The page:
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12 December 2013 1:00 pm ,
Vol. 342 ,
Stefan Behnisch has won awards for designing science labs and other buildings that are smart, sustainable, and...
The iconic 125-year-old Lick Observatory on Mount Hamilton near San Jose, California, is facing the threat of closure...
Recent results from the Curiosity Mars rover have helped scientists formulate a plan for the next phase of its mission...
A new, remarkably powerful drug that cripples the hepatitis C virus (HCV) came to market last week, but it sells for $...
In pretoothbrush populations, gumlines would often be marred by a thick, visible crust of calcium phosphate, food...
Evolutionary biologists have long studied how the Mexican tetra, a drab fish that lives in rivers and creeks but has...
Victorian astronomers spent countless hours laboriously charting the positions of stars in the sky. Such sky mapping,...
In an ambitious project to study 1000 years of sickness and health, researchers are excavating the graveyard of the now...
- 12 December 2013 1:00 pm , Vol. 342 , #6164
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ScienceShot: The Soaring Secrets of the Albatross
5 September 2012 5:00 pm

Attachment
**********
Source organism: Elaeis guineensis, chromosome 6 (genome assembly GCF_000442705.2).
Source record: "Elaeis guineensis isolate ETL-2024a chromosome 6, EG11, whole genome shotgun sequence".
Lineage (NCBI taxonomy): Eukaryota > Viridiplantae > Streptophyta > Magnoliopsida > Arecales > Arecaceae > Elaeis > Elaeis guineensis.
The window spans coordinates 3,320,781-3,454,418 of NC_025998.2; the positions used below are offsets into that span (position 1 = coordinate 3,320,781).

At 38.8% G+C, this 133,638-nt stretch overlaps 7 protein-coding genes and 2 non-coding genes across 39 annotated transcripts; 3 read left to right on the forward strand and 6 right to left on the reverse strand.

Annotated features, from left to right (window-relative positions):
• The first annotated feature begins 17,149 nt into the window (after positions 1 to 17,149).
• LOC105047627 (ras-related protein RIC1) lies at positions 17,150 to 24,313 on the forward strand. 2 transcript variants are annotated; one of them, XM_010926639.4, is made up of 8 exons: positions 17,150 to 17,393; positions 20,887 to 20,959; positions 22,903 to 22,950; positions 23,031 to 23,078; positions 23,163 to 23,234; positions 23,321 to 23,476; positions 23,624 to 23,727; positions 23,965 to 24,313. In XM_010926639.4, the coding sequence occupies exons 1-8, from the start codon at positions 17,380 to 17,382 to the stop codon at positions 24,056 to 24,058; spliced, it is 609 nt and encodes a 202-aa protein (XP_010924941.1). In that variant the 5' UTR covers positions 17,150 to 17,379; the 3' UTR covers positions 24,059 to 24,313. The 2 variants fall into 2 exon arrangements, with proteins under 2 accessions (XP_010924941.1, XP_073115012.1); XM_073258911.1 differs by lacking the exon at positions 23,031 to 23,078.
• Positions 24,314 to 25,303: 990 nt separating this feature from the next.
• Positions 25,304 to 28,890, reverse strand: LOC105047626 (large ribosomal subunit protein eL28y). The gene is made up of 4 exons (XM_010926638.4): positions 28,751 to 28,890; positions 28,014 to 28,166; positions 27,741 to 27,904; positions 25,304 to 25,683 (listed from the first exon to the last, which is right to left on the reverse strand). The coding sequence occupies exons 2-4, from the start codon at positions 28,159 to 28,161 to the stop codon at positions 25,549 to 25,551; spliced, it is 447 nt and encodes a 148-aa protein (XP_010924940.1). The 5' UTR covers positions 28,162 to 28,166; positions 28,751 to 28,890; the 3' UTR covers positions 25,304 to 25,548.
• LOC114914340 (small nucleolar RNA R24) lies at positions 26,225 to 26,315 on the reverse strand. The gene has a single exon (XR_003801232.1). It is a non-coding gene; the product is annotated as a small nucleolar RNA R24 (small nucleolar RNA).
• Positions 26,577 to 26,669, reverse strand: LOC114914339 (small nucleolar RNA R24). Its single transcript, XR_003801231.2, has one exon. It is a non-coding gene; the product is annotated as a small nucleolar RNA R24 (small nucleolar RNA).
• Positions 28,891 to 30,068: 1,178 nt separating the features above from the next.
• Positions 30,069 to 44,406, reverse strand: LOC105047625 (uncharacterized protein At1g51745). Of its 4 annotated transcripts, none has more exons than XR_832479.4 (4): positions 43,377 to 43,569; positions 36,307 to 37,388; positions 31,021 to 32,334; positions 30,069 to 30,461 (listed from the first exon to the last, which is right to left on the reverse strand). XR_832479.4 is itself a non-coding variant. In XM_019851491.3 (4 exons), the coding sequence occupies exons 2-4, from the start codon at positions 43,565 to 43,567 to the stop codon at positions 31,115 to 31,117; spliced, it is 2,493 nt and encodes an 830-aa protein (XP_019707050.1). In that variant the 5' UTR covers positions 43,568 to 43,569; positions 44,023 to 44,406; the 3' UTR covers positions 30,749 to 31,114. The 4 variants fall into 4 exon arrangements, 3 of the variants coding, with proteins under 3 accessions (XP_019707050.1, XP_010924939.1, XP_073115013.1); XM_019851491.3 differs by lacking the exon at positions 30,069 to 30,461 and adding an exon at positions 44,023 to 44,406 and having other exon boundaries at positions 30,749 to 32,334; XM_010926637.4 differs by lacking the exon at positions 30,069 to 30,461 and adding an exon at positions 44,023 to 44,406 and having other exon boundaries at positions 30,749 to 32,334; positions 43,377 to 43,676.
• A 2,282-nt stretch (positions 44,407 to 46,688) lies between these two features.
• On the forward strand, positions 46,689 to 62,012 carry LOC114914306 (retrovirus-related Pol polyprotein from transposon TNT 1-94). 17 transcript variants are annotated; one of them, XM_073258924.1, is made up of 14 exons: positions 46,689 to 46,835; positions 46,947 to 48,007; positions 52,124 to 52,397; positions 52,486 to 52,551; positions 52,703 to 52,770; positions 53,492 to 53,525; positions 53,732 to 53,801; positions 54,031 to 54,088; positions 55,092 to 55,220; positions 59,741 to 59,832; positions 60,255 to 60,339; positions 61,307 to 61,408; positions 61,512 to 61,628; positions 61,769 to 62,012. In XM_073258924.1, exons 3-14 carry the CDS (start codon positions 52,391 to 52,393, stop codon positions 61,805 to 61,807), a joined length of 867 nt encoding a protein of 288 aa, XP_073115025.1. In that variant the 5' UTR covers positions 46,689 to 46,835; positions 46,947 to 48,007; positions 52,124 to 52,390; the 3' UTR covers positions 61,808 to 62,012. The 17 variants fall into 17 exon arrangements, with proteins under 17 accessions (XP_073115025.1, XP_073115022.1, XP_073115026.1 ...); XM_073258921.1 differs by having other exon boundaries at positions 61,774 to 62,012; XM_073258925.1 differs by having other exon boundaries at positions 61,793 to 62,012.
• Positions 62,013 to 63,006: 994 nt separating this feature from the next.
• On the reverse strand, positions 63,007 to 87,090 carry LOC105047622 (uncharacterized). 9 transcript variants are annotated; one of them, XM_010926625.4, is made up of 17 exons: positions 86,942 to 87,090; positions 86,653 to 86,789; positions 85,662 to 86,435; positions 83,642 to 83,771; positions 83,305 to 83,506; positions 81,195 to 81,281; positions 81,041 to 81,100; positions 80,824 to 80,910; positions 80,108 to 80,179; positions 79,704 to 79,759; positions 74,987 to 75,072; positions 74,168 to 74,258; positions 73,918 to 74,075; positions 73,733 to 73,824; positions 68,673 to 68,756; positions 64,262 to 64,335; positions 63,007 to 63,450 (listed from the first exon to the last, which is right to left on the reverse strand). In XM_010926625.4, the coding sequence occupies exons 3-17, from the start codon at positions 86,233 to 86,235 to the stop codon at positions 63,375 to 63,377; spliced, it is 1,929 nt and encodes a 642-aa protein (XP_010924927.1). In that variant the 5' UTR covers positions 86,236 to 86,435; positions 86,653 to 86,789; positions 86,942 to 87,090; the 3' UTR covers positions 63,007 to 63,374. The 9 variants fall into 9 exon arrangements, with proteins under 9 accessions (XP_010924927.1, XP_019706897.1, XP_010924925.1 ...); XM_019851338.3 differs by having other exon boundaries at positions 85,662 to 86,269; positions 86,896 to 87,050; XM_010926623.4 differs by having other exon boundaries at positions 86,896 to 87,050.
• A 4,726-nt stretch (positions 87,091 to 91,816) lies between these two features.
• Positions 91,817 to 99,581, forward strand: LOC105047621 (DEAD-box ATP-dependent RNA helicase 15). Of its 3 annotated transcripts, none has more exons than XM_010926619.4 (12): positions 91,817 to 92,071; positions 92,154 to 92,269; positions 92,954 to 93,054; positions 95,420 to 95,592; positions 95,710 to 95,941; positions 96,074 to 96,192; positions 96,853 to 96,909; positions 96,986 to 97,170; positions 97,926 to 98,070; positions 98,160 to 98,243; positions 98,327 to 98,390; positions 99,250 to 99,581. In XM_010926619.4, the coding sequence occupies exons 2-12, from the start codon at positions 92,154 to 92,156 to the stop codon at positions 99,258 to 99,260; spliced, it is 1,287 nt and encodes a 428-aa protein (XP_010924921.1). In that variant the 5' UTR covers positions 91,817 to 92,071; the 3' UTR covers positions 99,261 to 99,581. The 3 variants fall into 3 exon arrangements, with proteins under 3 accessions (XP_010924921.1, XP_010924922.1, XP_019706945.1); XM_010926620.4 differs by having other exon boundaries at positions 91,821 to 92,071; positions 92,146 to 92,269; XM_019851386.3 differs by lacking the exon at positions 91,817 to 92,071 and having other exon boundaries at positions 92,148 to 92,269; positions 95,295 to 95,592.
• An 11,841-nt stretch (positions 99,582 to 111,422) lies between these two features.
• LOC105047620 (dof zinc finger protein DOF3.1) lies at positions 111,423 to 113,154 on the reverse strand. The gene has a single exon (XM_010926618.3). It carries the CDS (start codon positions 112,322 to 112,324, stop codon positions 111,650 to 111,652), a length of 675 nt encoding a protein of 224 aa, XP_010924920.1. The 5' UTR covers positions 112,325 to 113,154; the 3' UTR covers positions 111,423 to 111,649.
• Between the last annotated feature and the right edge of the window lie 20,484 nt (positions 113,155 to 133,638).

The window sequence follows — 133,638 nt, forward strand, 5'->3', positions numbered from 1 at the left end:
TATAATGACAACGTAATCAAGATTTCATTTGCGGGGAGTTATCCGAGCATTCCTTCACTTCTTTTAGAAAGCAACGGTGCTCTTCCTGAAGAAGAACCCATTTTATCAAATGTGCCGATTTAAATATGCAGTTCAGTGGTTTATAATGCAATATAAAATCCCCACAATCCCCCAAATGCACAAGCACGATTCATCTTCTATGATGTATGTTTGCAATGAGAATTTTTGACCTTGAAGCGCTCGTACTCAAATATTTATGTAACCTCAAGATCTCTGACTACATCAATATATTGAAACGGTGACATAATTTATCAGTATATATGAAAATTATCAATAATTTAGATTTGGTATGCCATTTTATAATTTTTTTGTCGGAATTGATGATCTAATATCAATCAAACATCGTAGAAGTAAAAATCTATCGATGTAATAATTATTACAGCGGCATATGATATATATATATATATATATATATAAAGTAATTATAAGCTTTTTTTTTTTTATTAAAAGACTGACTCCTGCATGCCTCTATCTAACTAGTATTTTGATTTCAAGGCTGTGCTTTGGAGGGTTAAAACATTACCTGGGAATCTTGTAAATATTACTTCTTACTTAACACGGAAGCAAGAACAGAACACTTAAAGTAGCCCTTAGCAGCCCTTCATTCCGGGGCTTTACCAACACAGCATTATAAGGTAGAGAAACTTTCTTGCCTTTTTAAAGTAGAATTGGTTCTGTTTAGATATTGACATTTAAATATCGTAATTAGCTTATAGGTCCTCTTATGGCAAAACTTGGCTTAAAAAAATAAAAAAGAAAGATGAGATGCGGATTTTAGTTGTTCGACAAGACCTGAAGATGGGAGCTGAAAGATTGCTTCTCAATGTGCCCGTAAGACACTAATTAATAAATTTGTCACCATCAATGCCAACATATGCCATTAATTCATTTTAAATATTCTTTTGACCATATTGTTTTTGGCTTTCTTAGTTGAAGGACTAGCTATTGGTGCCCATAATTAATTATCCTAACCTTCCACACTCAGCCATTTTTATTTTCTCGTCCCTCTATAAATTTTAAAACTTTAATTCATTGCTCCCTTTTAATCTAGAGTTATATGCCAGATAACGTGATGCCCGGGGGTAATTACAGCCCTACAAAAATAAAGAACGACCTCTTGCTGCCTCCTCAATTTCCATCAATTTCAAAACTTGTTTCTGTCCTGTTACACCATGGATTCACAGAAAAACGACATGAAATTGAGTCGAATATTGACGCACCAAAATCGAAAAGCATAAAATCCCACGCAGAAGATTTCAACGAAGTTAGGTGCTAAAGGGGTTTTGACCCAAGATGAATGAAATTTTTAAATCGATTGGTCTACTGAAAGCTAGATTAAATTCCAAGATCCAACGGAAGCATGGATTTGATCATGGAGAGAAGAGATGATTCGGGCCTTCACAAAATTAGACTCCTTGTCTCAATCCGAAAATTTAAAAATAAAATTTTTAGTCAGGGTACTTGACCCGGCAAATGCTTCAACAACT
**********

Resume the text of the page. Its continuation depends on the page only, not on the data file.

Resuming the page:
Wandering albatrosses (Diomedea exulans) can fly thousands of kilometers to forage at sea—with barely a flap of their long, graceful wings. The secret to the birds' unflappable flight, it turns out, is a four-step soaring cycle that harnesses the energy of the wind. During a 3-month-long, first-of-its-kind field study at a breeding colony in the Kerguelen Islands in the southern Indian Ocean, researchers taped tiny, 100-gram GPS receivers between the wings of nesting birds, gathering 36 days' worth of flight data from 16 different birds. By measuring a foraging bird's position 10 times each second, the researchers discerned that each lengthy flight was made up of repeated cycles lasting about 15 seconds each and made up of four distinct phases, they report today in PLoS ONE. First, the bird would soar across the wind and slightly into it, climbing from just above the waves to a height of about 15 meters. At the peak of its flight path, the bird would turn to face downwind. Then, after soaring in that direction as far as possible, the bird would complete the cycle by turning to face across the wind, positioning itself for another swooping climb. Scientists designing robotic aircraft, the team suggests, might be able to learn a trick or two about energy-efficient flight from these birds.
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